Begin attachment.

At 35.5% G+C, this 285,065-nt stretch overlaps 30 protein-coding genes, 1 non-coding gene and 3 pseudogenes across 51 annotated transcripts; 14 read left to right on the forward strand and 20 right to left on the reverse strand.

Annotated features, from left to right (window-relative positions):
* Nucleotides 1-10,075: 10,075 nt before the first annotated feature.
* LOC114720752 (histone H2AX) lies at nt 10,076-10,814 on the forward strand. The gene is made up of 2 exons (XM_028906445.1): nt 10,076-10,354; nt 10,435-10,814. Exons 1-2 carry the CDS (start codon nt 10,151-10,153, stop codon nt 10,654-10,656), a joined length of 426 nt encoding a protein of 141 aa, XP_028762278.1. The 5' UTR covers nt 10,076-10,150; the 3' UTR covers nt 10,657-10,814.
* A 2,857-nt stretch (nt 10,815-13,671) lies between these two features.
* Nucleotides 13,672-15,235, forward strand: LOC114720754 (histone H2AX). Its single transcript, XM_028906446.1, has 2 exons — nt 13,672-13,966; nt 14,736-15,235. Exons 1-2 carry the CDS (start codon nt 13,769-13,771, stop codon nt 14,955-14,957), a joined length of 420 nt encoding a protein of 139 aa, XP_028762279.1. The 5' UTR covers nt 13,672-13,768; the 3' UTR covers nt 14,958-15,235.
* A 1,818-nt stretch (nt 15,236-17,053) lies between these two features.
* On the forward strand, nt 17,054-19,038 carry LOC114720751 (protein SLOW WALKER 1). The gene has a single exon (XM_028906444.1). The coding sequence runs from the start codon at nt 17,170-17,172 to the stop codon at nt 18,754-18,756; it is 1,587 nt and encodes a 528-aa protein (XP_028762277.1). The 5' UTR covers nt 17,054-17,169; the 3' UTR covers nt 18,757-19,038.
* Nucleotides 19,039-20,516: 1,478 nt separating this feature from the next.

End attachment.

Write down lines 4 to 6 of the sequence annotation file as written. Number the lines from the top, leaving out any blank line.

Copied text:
* LOC114720752 (histone H2AX) lies at nt 10,076-10,814 on the forward strand. The gene is made up of 2 exons (XM_028906445.1): nt 10,076-10,354; nt 10,435-10,814. Exons 1-2 carry the CDS (start codon nt 10,151-10,153, stop codon nt 10,654-10,656), a joined length of 426 nt encoding a protein of 141 aa, XP_028762278.1. The 5' UTR covers nt 10,076-10,150; the 3' UTR covers nt 10,657-10,814.
* A 2,857-nt stretch (nt 10,815-13,671) lies between these two features.
* Nucleotides 13,672-15,235, forward strand: LOC114720754 (histone H2AX). Its single transcript, XM_028906446.1, has 2 exons — nt 13,672-13,966; nt 14,736-15,235. Exons 1-2 carry the CDS (start codon nt 13,769-13,771, stop codon nt 14,955-14,957), a joined length of 420 nt encoding a protein of 139 aa, XP_028762279.1. The 5' UTR covers nt 13,672-13,768; the 3' UTR covers nt 14,958-15,235.